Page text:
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Article
Retelling a Script-Based Story: Do Children with and without Language Impairments Focus on Script and Story Elements?
American Journal of Speech-Language Pathology
  • D Hayward
  • R B Gillam, Utah State University
  • P Lien
Document Type
Article
Publication Date
1-1-2007
DOI
10.1044/1058-0360(2007/028)
Abstract
Purpose: The script frameworks model (R. Schank, 1975) and causal network model (T. Trabasso & L. Sperry, 1985) were used to assess script-based story retellings of children with and without language impairments (LI). When retelling scripts and stories, children developing typically include (a) more obligatory than optional elements, with few temporal sequencing errors, and (b) story elements having several versus few causal connections to other story elements. The purpose of this study was to determine whether children with LI demonstrated a similar pattern of recall. Method: A script-based story retell was collected from 22 children with LI and 22 age-matched peers (AM). Retells were analyzed for inclusion of obligatory and optional elements, elements with high and low causal connectivity, and temporal sequencing accuracy. Results: Retells from both groups contained more obligatory elements and elements with high causal connectivity. However, groups differed on the specific elements included. Conclusions: Children in the AM group appeared to utilize script and causal connectivity elements when retelling a script-based story. Children in the LI group appeared to focus more on script elements than causal connectivity. Their deficiencies may reflect difficulties with flexible application of scripts and accessing relevant knowledge, and/or generalized difficulties organizing information and extracting patterns.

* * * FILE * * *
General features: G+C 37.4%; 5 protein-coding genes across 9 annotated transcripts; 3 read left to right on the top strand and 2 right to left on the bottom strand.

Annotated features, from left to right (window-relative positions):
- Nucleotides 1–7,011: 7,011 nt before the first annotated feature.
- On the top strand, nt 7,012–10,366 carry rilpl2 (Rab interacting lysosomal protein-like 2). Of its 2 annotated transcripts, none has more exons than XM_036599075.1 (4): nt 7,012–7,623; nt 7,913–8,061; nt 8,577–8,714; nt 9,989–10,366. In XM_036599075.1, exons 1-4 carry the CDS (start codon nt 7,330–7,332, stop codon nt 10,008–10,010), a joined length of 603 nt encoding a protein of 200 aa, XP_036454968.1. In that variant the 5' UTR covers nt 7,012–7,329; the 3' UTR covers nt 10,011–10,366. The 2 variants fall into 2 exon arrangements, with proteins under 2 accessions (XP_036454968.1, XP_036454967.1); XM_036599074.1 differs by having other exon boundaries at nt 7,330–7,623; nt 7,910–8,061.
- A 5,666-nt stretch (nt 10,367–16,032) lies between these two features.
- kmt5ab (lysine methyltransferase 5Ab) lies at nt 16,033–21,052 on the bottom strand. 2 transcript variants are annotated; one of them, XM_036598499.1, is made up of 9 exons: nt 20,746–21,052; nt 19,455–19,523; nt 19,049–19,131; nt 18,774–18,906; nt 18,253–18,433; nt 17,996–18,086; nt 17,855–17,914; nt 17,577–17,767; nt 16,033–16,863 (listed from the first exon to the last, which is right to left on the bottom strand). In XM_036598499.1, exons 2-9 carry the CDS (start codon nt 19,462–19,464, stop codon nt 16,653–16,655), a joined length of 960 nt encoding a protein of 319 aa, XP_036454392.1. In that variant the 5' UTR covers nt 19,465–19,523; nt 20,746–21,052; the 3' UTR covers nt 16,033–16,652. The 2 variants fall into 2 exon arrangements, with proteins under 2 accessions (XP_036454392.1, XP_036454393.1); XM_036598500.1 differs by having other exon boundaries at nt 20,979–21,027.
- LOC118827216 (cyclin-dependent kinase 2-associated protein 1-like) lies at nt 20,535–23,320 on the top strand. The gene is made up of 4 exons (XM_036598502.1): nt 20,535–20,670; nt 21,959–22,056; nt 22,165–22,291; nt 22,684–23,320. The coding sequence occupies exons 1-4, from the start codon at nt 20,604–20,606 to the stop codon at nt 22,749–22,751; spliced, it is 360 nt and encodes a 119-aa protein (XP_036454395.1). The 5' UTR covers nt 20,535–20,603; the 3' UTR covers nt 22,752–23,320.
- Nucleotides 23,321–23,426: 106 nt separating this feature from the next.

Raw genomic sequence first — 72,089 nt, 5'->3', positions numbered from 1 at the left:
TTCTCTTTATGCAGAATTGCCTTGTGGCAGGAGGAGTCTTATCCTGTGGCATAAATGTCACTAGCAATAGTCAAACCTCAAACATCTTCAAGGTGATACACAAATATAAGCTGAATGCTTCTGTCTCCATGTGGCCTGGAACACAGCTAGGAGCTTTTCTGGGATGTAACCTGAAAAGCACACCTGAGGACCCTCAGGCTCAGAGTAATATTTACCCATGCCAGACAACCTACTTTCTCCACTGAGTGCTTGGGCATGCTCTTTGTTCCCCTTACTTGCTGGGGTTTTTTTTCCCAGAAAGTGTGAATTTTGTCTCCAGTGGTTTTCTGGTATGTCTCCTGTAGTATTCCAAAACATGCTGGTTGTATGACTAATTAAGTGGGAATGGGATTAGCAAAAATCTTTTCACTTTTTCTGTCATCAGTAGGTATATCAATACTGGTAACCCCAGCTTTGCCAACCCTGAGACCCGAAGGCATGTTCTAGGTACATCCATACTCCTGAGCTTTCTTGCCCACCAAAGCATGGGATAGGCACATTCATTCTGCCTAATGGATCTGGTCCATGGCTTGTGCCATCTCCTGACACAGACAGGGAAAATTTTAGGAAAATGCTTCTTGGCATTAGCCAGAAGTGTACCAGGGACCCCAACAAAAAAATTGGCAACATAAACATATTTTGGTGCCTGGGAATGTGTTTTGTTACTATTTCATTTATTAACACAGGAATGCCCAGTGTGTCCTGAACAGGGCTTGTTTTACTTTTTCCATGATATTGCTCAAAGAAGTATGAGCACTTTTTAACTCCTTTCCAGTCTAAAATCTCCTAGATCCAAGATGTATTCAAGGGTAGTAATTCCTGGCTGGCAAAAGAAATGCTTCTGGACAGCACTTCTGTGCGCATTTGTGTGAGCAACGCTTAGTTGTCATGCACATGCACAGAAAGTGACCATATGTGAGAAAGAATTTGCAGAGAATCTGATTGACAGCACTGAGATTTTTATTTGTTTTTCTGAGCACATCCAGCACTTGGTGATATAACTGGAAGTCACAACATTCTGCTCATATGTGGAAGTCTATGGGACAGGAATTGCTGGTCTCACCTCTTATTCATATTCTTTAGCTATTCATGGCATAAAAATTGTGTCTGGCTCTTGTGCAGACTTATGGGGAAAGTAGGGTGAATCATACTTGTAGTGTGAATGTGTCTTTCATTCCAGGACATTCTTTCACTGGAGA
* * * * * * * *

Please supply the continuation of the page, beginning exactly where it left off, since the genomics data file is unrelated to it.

Comments

Published by American Speech-Language-Hearing Association in American Journal of Speech-Language Pathology. Publisher PDF is available through link above. Publisher requires a subscription to access article.

Citation Information
Hayward, D., Gillam, R., & *Lien, P. (2007). Retelling a script-based story: Do children with and without language impairments focus on script and story elements? American Journal of Speech-Language Pathology, 16, (2) 235-245